Here’s another ATO play from a Box set, which includes Elevator doors and Throwback action. McKneely starts the play by zipping up the middle of the lane through top Elevator screening action from BVP and Dunn. Franklin moves across to the opposite block. As McKneely exits the doors and dribbles right, BVP looks ready to set a Throwback screen for Clark on Tyree Appleby. Instead, Clark cuts through and Franklin races up and off the Throwback screen from BVP. Cameron Hildreth does a nice job in chase defense, denying the initial look. From there, Virginia flows into Inside Triangle and, eventually, a late-clock three-pointer from Franklin.
Box Inside Triangle
The Box can also be used to disguise and launch into Inside Triangle action. On this possession, McKneely lifts opposite off BVP’s flare screen and Beekman quickly cuts down off of a brush screen from BVP. After those two screens, BVP pops out and Virginia flows into Inside Triangle. This turns into spread pick-and-pop action between Beekman and BVP.
Justyn Mutts and Sean Pedulla mismanage the switch, Pedulla is late to rotate and BVP (35.3% three-point rate in ACC play) drains another triple.
Box Rip Lob
Here’s another ATO special from Virginia. The ‘Hoos break the huddle in the Box — with the two big guys at the elbows this time and both guards/wings down low.
Beekman initiates the action by dribbling left. McKneely, the low guard on that side moves right as if he’s going to set a cross screen for Clark. Instead, though, Clark clears out, which empties the weak-side corner, and McKneely sets a Rip (back) screen for Shedrick on Jarace Walker.
The pass from Beekman is timed and placed well, plus McKneely does a nice job chipping the burly Walker. Shedrick is the only player on the floor that can go up and get this pass.
Down in Winston-Salem, here’s the same setup. This time, though, McKneely sets the Rip screen on Matthew Marsh to free Gardner up for a lob layup.
Once again, Beekman makes a tough pass look easy. According to CBB Analytics, Beekman has assisted on 18 of Gardner’s field goals this season. Beekman has 14 assists to Shedrick, too. (For those interested, the No. 1 assist-to-scorer combo on the roster this season is Clark to Gardner: 31 dimes.)
However, this isn’t the only Rip lob play Virginia will run out of Box. During the 2021-22 season, Beekman found Shedrick for multiple lobs on this Box play. Here, Franklin lifts up and curls off of Shedrick at the elbow, which is followed by Clark lifting from the opposite block to set the Rip screen (for the screener) on Keve Aluma. The corner is emptied and Beekman lobs to Shedrick for a slam.
Box Rip Corner
Here’s another Virginia ATO Box Rip play, which targets the 5 man at the rim. This one, however, doesn’t feature a lob and includes an entry pass from the corner.
From the matchup with Miami: the possession starts with Franklin curling up and off a pin down from Dunn at the strong-side elbow. McKneely trails Franklin and comes off another screen from Gardner. Instead of clearing all the way through, Franklin curls off Dunn and moves to the opposite elbow to set the Rip (back) screen for Gardner. Jordan Miller is an excellent defender, but he doesn’t see it coming and gets whacked by Franklin’s screen, which results in a Gardner layup.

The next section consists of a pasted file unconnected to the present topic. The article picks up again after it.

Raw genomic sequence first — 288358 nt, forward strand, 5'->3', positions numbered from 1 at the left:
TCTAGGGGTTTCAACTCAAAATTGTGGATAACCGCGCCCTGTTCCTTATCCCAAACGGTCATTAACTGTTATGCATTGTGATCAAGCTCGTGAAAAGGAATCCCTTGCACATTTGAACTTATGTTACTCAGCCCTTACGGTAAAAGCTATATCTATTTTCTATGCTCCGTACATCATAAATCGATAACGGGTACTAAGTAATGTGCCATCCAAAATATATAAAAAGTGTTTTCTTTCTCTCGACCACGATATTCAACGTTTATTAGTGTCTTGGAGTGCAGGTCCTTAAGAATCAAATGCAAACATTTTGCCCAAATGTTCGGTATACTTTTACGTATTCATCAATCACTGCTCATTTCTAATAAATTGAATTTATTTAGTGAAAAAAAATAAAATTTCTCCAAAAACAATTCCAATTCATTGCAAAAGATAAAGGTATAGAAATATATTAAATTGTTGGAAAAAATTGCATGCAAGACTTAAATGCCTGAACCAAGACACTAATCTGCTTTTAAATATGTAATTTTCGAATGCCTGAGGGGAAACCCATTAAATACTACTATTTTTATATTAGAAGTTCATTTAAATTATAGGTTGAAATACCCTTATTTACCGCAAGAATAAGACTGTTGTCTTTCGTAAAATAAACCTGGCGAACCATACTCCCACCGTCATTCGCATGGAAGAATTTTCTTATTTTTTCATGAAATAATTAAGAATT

Virginia’s motion offense jumps a gear when it has two guards/wings that it can utilize as both movement shooters and screeners. Franklin and McKneely provide this type of activity.
During the Houston game, it’s the same Box Rip Corner setup. Walker is a tank, though, and bullies his way through Franklin’s Rip screen for Shedrick. As Houston’s swarming defense doubles the post, Gardner cuts down and Shedrick finds him for a layup.
Don’t Put Beekman In a Box
Virginia will also use its Box set to get Beekman — its top downhill driver — in space. During his three seasons in Charlottesville, Beekman has shown excellent footwork and short-space passing/decision-making while using off-ball screens, specifically within the Blocker Mover offense. The Cavaliers can tap into some of this from the Box, too, though.
Here’s an ATO play at Florida State. Clarks lifts up and out, off Gardner’s screen; Beekman kicks it to him. After the initiation pass to Clark, Beekman cuts down to the baseline and receives a little Exit/Brush screen from Gardner. With FSU playing top side and switching everything, Matthew Cleveland and Caleb Milles switch, with Mills now assigned to Beekman. However, Beekman fades and hangs low, in the short corner; look how much ground Mills must cover to switch out. Beekman uses that space to get downhill and into the paint, which forces help. Franklin drills the kick-out three off the pass from Beekman.
Back in December, during the first FSU game, Virginia emerges from a timeout in Box, with Beekman initiating. Clark spaces and occupies the weak-side corner while Franklin zips up and as if he’ll come off a Throwback from Shedrick. All of this, however, functions as dummy action as Beekman attacks without a pass, driving 1-on-1 vs. Cleveland. With the bigs lifted, Beekman turns the corner and, once again, forces weak-side help, which results in a kick-out to that corner. Clark drives the closeout and scores.
The above possession looks very similar to one of the plays from down the stretch of the early-season win over Illinois.
On this ATO play, Virginia doesn’t emerge in the Box set; it’s a Horns look, with the bigs at the elbows, Franklin already in the weak-side corner and Clark starting in the strong-side corner and then zipping up and out, off of a Throwback screen from Gardner. Once more, this is window dressing as Beekman goes 1-on-1 with Terrance Shannon Jr., a veteran and NBA-ready wing defender, and scores on a nifty up-and-under move.
Finally, Virginia runs a lot of solid sets from its baseline (BLOB) and sideline out-of-bounds (SLOB) sets, which are coordinated by assistant coach Jason Williford. There are too many to run through, but I want to touch on three favorites.
First, here’s a SLOB Box that flows into Keep/Go for Beekman. To start, Beekman comes off of double screens from BVP and Shedrick to receive the entry pass from McKneely. From there, Franklin trails Beekman and runs off the staggers from BVP and Shedrick, which ties up three weak-side UNC defenders. McKneely spaces to the strong-side corner, and now Beekman is able to go 1-on-1, get downhill and score vs. RJ Davis.
Here’s another SLOB set (closer to the corner) for UVA, which starts the same as the above play vs. UNC. It’s a Box set with Beekman coming up staggered screens from Gardner and Shedrick. Instead of running around the double screens, Franklin sprints diagonally through Elevator doors from the two bigs and drains another three.
Lastly, here’s an ATO BLOB Box set play call vs. Michigan — with UVA in its “Big” lineup (only 7 minutes all season with BVP, Gardner and Shedrick on at the same time). It’s a late-game call, which starts with Beekman running screen-the-screener (STS) action: slice screen for Gardner, and then Beekman comes off of a pin from Shedrick. Clark’s inbounds pass is off; Beekman and Shedrick must scramble to save it. This messes some with the timing of the play, but Clark comes off weak-side Elevator screens from BVP and Gardner, which forces Jett Howard to switch out. Howard does an excellent job closing out and sticking with Clark, but the design is still pretty damn clever.